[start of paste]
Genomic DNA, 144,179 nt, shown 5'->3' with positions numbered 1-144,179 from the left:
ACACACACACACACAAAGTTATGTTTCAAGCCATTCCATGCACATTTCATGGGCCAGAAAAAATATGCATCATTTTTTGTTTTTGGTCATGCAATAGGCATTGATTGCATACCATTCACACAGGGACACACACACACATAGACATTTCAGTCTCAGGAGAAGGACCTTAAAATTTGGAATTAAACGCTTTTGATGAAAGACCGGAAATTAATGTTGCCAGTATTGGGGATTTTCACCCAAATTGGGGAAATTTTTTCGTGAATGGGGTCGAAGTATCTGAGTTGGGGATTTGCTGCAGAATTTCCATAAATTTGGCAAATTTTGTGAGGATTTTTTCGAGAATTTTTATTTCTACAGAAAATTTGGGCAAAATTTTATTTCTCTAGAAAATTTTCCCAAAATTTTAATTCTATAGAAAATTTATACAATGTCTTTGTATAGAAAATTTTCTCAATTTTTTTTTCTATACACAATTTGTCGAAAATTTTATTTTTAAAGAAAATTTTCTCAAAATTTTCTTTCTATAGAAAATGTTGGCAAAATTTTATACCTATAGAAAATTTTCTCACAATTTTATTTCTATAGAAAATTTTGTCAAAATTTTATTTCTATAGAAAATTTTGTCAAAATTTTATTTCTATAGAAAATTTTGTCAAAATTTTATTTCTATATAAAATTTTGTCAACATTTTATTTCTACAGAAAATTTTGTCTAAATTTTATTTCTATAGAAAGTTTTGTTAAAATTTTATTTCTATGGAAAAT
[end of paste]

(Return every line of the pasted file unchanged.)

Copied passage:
Genomic DNA, 144,179 nt, shown 5'->3' with positions numbered 1-144,179 from the left:
ACACACACACACACAAAGTTATGTTTCAAGCCATTCCATGCACATTTCATGGGCCAGAAAAAATATGCATCATTTTTTGTTTTTGGTCATGCAATAGGCATTGATTGCATACCATTCACACAGGGACACACACACACATAGACATTTCAGTCTCAGGAGAAGGACCTTAAAATTTGGAATTAAACGCTTTTGATGAAAGACCGGAAATTAATGTTGCCAGTATTGGGGATTTTCACCCAAATTGGGGAAATTTTTTCGTGAATGGGGTCGAAGTATCTGAGTTGGGGATTTGCTGCAGAATTTCCATAAATTTGGCAAATTTTGTGAGGATTTTTTCGAGAATTTTTATTTCTACAGAAAATTTGGGCAAAATTTTATTTCTCTAGAAAATTTTCCCAAAATTTTAATTCTATAGAAAATTTATACAATGTCTTTGTATAGAAAATTTTCTCAATTTTTTTTTCTATACACAATTTGTCGAAAATTTTATTTTTAAAGAAAATTTTCTCAAAATTTTCTTTCTATAGAAAATGTTGGCAAAATTTTATACCTATAGAAAATTTTCTCACAATTTTATTTCTATAGAAAATTTTGTCAAAATTTTATTTCTATAGAAAATTTTGTCAAAATTTTATTTCTATAGAAAATTTTGTCAAAATTTTATTTCTATATAAAATTTTGTCAACATTTTATTTCTACAGAAAATTTTGTCTAAATTTTATTTCTATAGAAAGTTTTGTTAAAATTTTATTTCTATGGAAAAT